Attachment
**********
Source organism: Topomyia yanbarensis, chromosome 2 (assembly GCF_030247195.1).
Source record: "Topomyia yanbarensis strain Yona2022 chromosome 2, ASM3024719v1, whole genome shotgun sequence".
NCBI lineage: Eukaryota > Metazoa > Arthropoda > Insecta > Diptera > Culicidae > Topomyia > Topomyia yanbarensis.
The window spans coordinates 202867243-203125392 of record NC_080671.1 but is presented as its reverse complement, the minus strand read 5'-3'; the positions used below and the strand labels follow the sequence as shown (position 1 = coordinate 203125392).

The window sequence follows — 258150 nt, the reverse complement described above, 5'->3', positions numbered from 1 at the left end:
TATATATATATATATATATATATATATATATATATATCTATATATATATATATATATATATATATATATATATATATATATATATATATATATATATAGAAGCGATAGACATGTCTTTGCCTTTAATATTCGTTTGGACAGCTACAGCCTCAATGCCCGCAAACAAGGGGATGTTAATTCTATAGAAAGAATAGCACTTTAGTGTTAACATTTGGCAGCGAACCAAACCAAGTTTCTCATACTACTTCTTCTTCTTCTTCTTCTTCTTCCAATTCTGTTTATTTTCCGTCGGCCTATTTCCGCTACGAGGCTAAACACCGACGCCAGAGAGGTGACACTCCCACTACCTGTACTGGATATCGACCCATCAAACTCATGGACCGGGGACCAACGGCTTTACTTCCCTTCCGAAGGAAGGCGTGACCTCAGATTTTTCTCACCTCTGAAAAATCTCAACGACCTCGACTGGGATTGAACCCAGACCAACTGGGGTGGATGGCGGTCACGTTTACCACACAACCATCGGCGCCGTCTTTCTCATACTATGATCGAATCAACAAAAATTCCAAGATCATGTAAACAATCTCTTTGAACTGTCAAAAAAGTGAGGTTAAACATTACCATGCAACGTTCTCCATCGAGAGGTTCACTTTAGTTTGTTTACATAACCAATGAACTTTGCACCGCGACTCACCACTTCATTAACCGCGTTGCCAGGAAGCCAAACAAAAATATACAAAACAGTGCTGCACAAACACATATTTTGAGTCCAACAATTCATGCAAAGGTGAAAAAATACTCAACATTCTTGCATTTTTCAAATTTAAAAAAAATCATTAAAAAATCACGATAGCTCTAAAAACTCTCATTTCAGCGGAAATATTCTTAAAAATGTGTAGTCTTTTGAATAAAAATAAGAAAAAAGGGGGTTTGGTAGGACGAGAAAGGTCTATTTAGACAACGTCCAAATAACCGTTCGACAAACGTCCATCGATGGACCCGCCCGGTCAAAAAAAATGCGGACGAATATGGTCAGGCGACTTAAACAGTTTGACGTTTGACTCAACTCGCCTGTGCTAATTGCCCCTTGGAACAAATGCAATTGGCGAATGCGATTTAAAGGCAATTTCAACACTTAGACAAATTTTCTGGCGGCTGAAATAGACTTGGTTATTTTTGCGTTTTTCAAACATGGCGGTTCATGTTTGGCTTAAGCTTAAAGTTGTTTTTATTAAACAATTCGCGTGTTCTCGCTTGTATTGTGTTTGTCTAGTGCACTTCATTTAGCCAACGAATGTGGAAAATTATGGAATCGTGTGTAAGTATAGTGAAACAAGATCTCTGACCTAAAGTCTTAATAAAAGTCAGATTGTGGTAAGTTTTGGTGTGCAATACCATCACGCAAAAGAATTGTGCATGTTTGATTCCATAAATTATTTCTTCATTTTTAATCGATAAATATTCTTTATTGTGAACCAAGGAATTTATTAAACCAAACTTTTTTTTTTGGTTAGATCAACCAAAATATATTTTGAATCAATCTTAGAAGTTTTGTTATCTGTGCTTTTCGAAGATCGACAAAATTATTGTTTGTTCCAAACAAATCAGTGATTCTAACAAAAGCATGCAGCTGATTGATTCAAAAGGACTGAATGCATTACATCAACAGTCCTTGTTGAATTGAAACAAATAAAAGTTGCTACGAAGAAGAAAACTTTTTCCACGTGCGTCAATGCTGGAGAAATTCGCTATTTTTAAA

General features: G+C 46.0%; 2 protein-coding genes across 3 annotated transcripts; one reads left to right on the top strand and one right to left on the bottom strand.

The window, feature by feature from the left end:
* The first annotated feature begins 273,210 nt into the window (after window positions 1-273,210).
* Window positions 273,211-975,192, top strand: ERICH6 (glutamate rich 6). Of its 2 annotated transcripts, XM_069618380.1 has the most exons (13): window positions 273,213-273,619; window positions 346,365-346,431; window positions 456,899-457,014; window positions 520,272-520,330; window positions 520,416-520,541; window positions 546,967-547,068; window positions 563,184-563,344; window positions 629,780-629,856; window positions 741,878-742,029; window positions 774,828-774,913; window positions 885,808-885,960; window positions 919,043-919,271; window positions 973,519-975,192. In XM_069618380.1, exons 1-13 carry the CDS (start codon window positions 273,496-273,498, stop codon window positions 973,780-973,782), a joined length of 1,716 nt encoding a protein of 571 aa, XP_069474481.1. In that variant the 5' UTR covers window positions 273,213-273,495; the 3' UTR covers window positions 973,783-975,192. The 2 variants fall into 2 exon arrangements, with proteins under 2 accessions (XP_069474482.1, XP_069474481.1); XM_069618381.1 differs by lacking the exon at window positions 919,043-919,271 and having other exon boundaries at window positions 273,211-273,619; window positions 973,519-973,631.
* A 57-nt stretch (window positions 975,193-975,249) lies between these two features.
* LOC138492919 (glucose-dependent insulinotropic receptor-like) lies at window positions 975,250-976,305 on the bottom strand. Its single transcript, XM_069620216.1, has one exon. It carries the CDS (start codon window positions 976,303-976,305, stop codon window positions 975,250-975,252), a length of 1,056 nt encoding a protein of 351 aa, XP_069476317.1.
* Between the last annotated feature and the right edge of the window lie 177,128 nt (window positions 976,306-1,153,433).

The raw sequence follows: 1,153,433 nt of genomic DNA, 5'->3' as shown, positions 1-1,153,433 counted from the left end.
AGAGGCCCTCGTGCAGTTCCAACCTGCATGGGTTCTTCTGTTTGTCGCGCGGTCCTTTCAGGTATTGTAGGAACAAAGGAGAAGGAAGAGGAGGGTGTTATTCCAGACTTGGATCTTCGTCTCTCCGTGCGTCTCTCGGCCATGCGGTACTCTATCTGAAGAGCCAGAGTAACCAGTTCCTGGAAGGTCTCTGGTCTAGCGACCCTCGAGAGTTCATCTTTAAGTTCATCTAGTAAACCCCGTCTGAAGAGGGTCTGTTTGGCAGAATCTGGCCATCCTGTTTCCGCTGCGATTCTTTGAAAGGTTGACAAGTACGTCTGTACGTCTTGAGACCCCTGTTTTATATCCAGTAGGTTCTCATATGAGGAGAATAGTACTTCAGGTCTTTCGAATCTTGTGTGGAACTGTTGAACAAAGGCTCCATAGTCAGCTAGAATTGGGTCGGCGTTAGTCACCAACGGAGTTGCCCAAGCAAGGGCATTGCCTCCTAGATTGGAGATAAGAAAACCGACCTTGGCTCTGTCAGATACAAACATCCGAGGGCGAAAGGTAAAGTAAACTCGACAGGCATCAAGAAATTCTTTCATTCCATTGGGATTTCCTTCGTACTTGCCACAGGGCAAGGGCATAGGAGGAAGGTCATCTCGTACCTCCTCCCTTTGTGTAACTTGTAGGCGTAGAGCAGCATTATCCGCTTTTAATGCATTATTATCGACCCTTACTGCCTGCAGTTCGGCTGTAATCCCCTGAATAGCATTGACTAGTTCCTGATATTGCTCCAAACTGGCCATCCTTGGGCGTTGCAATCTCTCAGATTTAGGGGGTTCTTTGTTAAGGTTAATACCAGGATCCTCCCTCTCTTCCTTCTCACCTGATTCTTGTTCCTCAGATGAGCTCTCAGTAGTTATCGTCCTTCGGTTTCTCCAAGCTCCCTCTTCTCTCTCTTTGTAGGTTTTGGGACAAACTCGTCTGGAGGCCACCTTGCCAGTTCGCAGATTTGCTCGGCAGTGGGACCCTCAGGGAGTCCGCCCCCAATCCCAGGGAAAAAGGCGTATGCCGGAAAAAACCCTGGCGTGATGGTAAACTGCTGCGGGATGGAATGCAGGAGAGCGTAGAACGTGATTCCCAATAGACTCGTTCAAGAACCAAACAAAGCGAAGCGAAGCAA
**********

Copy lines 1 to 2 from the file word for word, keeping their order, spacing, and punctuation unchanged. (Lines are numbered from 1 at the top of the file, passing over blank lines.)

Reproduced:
Source organism: Topomyia yanbarensis, chromosome 2 (assembly GCF_030247195.1).
Source record: "Topomyia yanbarensis strain Yona2022 chromosome 2, ASM3024719v1, whole genome shotgun sequence".